Ukraine call whistleblower is CIA officer: report
Individual, whom New York Times identifies as male, assigned to work at White House
The unidentified individual who filed a complaint alleging U.S. President Donald Trump solicited Ukraine's leader to investigate Democratic rival Joe Biden is a CIA officer in the White House, according to a report published Thursday.
The person is a male but other details about his identity are scarce, according to the New York Times who made the assertion based on the word of three anonymous individuals familiar with the individual's identity.
The whistleblower's complaint was made public earlier Thursday by the House Intelligence Committee.
In it, he alleges the White House scrambled to "lock down" records of a telephone conversation in which Trump asked Ukrainian President Volodymyr Zelensky to investigate leading Democratic candidate Joe Biden and his son, Hunter, on the president’s so-far unsubstantiated claims of corruption.
The individual said in the nine-page complaint he received information from "multiple U.S. government officials" alleging Trump was "using the power of his office to solicit interference from a foreign country in the 2020 U.S. election."
That included requests to Zelensky during the July 25 telephone call to investigate the Bidens.
In the ensuing days following the call, the whistleblower alleges the White House sought to reign in any records of the conversation, including a "word-for-word" transcript that normally accompanies calls made in the White House Situation Room.
Officials told the whistleblower that White House lawyers directed staffers to remove the electronic transcript of the call from the computer system where they are normally held and transfer it to another system on which classified information "of an especially sensitive nature" is normally stored.
The complaint appears to indicate that the individual is a trained analyst with experience an understanding of Ukrainian politics and knowledge of the law, according to the Times' analysis. The individual's lawyers did not confirm he works for the CIA, and warned the Times that releasing information on him is dangerous.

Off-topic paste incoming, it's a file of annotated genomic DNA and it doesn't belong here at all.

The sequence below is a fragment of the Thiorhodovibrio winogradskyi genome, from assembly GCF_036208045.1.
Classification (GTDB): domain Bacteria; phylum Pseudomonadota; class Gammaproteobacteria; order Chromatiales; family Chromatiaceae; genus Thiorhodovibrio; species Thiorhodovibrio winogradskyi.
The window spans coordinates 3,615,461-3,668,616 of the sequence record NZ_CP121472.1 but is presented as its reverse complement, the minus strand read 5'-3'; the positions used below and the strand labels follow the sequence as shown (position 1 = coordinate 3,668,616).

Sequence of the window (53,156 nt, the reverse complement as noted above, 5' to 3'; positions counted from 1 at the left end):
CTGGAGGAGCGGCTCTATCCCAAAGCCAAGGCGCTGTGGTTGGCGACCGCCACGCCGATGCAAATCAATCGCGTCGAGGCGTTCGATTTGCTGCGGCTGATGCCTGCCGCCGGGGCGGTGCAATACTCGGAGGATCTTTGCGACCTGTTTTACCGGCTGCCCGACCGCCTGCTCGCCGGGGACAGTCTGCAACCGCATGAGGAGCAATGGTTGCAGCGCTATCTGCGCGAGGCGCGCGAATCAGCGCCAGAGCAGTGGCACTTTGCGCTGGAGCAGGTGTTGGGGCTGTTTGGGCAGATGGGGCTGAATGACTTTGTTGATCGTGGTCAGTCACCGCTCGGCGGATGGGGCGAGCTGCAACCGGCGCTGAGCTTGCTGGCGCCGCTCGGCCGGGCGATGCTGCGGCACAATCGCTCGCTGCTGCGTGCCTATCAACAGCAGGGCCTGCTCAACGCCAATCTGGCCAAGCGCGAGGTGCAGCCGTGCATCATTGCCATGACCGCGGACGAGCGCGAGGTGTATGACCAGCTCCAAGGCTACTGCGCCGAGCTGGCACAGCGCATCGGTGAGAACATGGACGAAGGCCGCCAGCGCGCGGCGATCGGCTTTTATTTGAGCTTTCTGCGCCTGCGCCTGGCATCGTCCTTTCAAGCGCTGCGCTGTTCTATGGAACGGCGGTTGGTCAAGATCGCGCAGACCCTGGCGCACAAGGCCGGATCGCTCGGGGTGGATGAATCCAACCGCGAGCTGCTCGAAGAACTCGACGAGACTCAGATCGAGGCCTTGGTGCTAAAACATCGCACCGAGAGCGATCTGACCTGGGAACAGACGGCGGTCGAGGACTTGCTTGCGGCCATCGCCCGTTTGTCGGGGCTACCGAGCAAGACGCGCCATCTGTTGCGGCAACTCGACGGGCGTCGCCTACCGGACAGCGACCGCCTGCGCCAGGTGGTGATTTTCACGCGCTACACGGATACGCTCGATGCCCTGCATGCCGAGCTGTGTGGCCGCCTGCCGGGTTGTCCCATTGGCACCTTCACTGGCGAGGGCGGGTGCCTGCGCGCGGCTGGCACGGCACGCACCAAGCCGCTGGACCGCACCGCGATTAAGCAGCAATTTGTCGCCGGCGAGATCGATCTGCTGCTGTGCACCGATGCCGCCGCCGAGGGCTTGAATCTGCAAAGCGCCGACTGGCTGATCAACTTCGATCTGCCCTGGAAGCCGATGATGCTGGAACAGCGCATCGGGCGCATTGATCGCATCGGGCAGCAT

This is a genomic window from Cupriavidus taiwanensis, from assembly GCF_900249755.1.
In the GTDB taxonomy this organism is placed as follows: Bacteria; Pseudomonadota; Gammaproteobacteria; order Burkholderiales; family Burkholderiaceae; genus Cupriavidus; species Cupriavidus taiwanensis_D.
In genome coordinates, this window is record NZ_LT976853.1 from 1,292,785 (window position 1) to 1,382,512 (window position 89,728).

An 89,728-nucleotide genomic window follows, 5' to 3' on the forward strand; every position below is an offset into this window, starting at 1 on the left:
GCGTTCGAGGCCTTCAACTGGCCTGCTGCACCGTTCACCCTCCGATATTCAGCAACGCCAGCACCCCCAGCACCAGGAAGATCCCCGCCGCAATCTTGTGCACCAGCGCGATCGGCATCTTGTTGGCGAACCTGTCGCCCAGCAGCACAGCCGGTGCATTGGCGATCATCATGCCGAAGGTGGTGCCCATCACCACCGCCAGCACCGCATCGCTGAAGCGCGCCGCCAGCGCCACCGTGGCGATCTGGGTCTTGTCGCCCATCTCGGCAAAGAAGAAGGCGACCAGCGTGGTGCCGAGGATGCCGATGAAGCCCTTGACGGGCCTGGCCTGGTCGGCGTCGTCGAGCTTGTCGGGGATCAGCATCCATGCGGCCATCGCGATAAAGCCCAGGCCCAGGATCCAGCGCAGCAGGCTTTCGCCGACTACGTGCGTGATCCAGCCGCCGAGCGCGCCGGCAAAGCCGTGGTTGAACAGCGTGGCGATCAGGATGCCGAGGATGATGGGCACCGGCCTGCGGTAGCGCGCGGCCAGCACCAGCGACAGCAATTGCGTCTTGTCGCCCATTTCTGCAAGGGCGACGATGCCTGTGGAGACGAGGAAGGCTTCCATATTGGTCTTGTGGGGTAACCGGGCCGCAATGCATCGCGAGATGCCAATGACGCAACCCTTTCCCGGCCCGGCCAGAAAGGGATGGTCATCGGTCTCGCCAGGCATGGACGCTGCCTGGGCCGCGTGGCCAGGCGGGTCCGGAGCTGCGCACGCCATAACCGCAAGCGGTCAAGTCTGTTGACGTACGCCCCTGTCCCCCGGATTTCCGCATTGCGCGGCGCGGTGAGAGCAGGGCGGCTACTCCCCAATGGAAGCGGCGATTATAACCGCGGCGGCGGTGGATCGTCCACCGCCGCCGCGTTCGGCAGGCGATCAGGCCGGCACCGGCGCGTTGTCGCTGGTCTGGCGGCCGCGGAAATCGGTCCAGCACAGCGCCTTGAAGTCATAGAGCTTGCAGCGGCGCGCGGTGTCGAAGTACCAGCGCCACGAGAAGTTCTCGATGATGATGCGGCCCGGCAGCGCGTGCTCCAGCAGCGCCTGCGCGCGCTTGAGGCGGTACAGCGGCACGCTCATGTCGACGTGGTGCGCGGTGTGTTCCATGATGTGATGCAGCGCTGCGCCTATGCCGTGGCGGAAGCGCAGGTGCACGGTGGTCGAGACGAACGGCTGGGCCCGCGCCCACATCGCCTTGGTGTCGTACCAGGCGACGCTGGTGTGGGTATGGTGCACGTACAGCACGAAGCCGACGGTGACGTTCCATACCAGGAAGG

The CIA declined to comment.
The individuals who are aware of his identity told the Times he did not work on the team that deals with calls with foreign leaders.
Trump took to the offensive, saying on Twitter: "A whistleblower with second hand information? Another Fake News Story!"
"See what was said on the very nice, no pressure, call. Another Witch Hunt!" he said.
The White House released a rough transcript of the call Wednesday, which it noted is not verbatim.
"I would like you to do us a favor," Trump said after Zelensky raised the issue of arms purchases from the U.S., according to the transcript.
"There's a lot of talk about Biden's son, that Biden stopped the prosecution, and a lot of people want to find out about that, so whatever you can do with the Attorney General would be great," Trump said.
"I will have Mr. Giuliani give you a call, and I am also going to have Attorney General Barr call, and we will get to the bottom of it. I'm sure you will figure it out."
Trump was referring to his personal lawyer, Rudy Giuliani.
The whistleblower said multiple officials informed him Giuliani then traveled to Spain around Aug. 2 to meet Zelensky aide, Andriy Yermak, as a "direct follow-up" to the July 25 call.
Revelations of the complaint and ensuing claims Trump sought to hold up hundreds of millions of dollars in military funding to Ukraine to leverage Zelensky have prompted the House of Representatives to open an impeachment probe into Trump.
Biden is the leading Democratic nominee heading into the 2020 presidential race, making him a clear political rival to the president.
Trump acknowledged the call and freezing aid just days before, but denied he held up funding to pressure Zelensky, insisting there was no "quid pro quo” -- a favor or advantage granted or expected in return for something.
House Speaker Nancy Pelosi initiated a formal impeachment investigation into the president on Tuesday, setting off a chain of events that could lead to the president's ouster.
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